For Steph Curry, Watch Collecting Is a Family Affair
Welcome to Watches of the Week, where we’ll track the rarest, wildest, and most covetable watches spotted on celebrities.
Steph Curry has really come into his own as a watch collector over his career. And so if there is a thin, nearly indiscernible silver lining to the shoulder injury that will keep him from bombing three pointers for a few weeks, it’s that he should continue to bring the fireworks on the bench. The evidence? He showed out again last week when he was named Sports Illustrated’s Sportsperson of the Year, wearing a Rolex Day-Date II in yellow gold to the event.
While the Day-Date II didn’t necessarily resonate with a larger audience—Rolex only produced this model for seven years, between 2008 and 2015—it did seem to find a fanbase in the NBA. Damian Lillard also owns a version of this more obscure Day-Date. The originalDay-Date has already established itself as one of the most popular watches among NBA players, but there’s an easy explanation for why this short-lived model might have caught on with the likes of Curry and Lillard: measuring in at 41 millimeters, the Day-Date II was made specifically for larger wrists.
Wearing a Rolex to celebrate life’s biggest accomplishments seems to be a tradition in the Curry family. When Steph won the NBA Finals this June, a Rolex-filled celebration followed. His father Dell was spotted wearing a Rolex GMT with the black-and-blue “Batman” bezel, while wife Ayesha wore a Rolex Deepsea Sea-Dweller. (Brother Seth also wears a GMT in the red-and-blue “Coke” colorway.) Steph continues the trend with this Day-Date.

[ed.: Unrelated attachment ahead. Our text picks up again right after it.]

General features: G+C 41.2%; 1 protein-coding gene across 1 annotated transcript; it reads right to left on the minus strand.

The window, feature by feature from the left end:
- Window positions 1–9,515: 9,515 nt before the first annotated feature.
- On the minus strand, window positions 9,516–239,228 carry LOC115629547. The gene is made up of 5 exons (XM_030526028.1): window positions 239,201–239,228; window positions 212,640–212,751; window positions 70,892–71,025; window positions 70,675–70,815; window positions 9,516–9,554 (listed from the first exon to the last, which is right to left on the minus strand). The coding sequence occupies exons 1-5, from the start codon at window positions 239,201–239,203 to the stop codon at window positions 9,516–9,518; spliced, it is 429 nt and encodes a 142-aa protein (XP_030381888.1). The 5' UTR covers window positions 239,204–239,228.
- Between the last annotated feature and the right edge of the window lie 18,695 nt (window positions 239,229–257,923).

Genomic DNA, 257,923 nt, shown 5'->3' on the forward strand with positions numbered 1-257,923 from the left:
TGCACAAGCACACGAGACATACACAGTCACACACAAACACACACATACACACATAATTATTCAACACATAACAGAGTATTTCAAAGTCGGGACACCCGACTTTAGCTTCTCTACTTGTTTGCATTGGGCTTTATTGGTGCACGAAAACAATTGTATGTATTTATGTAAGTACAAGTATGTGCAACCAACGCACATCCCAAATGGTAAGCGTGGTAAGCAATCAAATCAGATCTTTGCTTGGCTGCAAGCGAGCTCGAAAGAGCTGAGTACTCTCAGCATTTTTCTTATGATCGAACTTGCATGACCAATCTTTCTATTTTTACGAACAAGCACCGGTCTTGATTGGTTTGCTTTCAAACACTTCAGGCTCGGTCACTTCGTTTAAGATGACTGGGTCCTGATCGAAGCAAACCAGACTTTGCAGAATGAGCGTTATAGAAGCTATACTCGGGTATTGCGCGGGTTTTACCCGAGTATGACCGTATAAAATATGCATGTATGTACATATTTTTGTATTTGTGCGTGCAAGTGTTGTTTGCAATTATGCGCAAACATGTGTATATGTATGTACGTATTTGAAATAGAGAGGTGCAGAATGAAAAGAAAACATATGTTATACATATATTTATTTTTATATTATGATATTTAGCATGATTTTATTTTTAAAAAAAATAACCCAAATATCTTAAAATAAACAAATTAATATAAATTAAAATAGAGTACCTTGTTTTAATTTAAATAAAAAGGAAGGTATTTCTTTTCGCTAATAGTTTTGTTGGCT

These wrap watches are starting to surface on celebrity wrists more frequently. Anne Hathaway recently coiled Bulgari’s Serpenti around hers. Now, while promoting the new Avatar, Saldana wore what looks like a Panthère de Cartier with a triple wrap. If you subscribe to GQ’s new watch newsletter Box + Papers, you’ll have read all about a special breed of watch-plus products: tie bars, money clips, letter openers, and lighters that used to come embedded with watches. Like those items, these Serpentis and Panthères are hybrids, more bracelets than they are watches.
Credit where it’s due: Tag Heuer finds every possible way to lean into its automotive racing roots. Earlier this year, the brand brokered a partnership with Porsche over the pair’s shared connection to the infamous Carrera race from the ‘50s. Tag then followed that up with a Mario Kart collaboration that appealed to people more comfortable with virtual driving. Liu, meanwhile, is wearing a version of the Formula 1 model, a nod to Tag’s long history sponsoring racing teams. Team Ferrari wore Heuer—before it merged with Tag—throughout the ‘70s.
No one does cooler work with sapphire than Hublot. The brand uses the material to make translucent watches in syrupy purple and bright orange. But the watch world has been dominated by color recently, so French team manager Deschamps is zagging: he broke out Hublot’s colorless Big Bang for his squad’s match against Morocco. Sunday’s head-to-head between French and Argentina will spotlight a difference of styles between managers, too. While Deschamps wears show-off pieces like this Big Bang, Argentina’s Lionel Scaloni sticks with the simple Apple Watch.
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